First off let me start by telling you about the Fredericksburg PC Users Group. Their website is http://fpcug.org/. They can also be found on Facebook and Meetup.com. The FPCUG provides a variety of meetings and speakers for beginners and veterans alike. If you want to learn more about your new PC or are having difficulties with it, there’s a good chance somebody at the FPCUG can help!
I know a lot of us are still getting used to Windows 7, having only recently upgraded or purchased a new computer with it preinstalled. But guess what? Windows “8” is right around the corner, and you can try it for yourself today by visiting http://windows.microsoft.com/en-US/windows-8/consumer-preview. Microsoft has released a free preview version of Windows 8 to the public that, on the whole, will be largely the same as the full release, minus some bugs that will be ironed out between
Part of my job at the library is helping individuals with computers through our free Training on Demand program. I help patrons learn how to use their computers, how to surf the Web, how to use Microsoft Office, and even help them optimize their computers. In the six years I’ve been doing this, I’ve noticed that there is a lot of misinformation regarding computers floating around. Here are just a few of the misconceptions I’ve encountered:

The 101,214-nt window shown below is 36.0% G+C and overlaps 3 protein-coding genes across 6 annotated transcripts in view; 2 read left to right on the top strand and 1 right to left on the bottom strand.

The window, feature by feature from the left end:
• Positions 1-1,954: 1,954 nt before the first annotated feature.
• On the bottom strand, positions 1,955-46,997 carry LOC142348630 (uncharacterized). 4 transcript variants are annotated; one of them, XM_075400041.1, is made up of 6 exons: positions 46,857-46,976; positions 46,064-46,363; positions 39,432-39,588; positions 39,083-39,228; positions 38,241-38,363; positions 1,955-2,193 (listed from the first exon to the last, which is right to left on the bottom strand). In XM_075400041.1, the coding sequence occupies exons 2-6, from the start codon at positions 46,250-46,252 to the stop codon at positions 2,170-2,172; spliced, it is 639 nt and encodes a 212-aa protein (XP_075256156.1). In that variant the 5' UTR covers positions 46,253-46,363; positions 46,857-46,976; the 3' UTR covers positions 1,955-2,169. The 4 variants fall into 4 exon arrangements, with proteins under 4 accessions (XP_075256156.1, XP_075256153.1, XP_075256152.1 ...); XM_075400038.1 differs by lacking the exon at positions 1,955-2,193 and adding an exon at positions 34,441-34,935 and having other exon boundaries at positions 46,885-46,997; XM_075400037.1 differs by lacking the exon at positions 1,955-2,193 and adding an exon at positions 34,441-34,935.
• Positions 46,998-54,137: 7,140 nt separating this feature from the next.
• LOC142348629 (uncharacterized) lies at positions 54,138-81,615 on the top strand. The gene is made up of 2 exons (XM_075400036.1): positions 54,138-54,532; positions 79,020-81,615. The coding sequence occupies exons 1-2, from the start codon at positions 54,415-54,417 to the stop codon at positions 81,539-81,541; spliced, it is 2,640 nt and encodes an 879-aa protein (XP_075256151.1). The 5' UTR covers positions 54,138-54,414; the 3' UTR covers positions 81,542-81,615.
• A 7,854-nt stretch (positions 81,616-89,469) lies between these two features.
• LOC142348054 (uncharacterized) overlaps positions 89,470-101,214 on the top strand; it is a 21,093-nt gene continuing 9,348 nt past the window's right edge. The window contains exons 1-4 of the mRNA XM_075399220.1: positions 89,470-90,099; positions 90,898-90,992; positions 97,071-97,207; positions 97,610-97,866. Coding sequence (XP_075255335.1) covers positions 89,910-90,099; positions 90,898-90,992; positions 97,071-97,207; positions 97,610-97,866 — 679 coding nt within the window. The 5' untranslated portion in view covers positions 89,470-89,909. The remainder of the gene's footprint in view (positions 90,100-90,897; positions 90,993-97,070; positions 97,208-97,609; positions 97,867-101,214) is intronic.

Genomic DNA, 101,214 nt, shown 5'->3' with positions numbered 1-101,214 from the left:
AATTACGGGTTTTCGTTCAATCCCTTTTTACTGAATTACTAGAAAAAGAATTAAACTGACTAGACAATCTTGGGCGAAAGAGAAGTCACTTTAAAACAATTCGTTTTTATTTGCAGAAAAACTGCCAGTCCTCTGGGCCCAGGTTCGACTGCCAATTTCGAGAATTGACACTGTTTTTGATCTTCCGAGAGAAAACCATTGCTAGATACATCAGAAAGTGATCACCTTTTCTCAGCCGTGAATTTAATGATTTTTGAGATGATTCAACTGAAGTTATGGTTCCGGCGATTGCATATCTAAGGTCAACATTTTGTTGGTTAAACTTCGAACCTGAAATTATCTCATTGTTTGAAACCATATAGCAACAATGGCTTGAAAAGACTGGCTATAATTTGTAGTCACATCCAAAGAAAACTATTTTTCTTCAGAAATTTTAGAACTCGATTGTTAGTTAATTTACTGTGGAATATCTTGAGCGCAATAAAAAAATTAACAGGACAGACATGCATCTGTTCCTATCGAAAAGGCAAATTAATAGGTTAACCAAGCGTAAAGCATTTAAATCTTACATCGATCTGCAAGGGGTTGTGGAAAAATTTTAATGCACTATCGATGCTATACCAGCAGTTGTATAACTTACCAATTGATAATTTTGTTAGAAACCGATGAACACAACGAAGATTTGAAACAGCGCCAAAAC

My computer is running slowly; it must have a virus.
That is a possibility, especially if you’re not running any Internet security software or you haven’t updated it in a long time. If this is the case, you need to fix the situation as soon as possible! However, it is just as likely that you’ve got too many background programs running at once. Computer manufacturers and retailers like to treat new computers as advertising space for software that you don’t need; all that excess is probably clogging up your system.